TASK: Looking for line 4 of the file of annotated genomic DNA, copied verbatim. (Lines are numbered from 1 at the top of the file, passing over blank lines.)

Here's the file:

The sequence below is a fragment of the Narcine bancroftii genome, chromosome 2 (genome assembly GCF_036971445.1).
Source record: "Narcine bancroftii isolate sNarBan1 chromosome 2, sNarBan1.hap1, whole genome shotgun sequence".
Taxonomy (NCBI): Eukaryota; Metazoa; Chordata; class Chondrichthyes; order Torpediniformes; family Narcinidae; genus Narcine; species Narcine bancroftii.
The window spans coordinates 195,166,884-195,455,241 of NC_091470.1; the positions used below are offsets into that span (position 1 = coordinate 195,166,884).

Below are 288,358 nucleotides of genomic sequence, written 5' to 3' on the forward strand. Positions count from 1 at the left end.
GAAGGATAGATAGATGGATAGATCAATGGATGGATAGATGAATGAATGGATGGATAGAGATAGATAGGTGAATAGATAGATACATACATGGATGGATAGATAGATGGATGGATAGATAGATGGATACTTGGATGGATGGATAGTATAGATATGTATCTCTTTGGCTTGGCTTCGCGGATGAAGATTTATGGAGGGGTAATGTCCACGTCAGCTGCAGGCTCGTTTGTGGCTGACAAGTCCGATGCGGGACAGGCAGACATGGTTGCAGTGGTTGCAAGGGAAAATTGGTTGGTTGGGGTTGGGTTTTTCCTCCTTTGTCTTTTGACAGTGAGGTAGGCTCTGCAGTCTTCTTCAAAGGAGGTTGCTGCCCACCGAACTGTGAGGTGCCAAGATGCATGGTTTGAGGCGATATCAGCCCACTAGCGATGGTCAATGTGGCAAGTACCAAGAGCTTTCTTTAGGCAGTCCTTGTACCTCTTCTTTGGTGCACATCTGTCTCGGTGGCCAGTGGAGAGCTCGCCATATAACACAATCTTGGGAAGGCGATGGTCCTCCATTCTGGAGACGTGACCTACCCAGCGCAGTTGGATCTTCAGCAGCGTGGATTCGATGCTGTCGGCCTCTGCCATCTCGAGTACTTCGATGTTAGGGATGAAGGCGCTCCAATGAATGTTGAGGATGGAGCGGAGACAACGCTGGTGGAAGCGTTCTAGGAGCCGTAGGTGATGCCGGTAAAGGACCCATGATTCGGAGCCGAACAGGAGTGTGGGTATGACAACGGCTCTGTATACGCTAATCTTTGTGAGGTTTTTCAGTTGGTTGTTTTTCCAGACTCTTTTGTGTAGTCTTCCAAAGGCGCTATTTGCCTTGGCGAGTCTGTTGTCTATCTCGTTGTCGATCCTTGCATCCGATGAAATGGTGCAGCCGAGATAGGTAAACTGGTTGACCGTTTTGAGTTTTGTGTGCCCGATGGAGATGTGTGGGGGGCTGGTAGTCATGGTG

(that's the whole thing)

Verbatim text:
The window spans coordinates 195,166,884-195,455,241 of NC_091470.1; the positions used below are offsets into that span (position 1 = coordinate 195,166,884).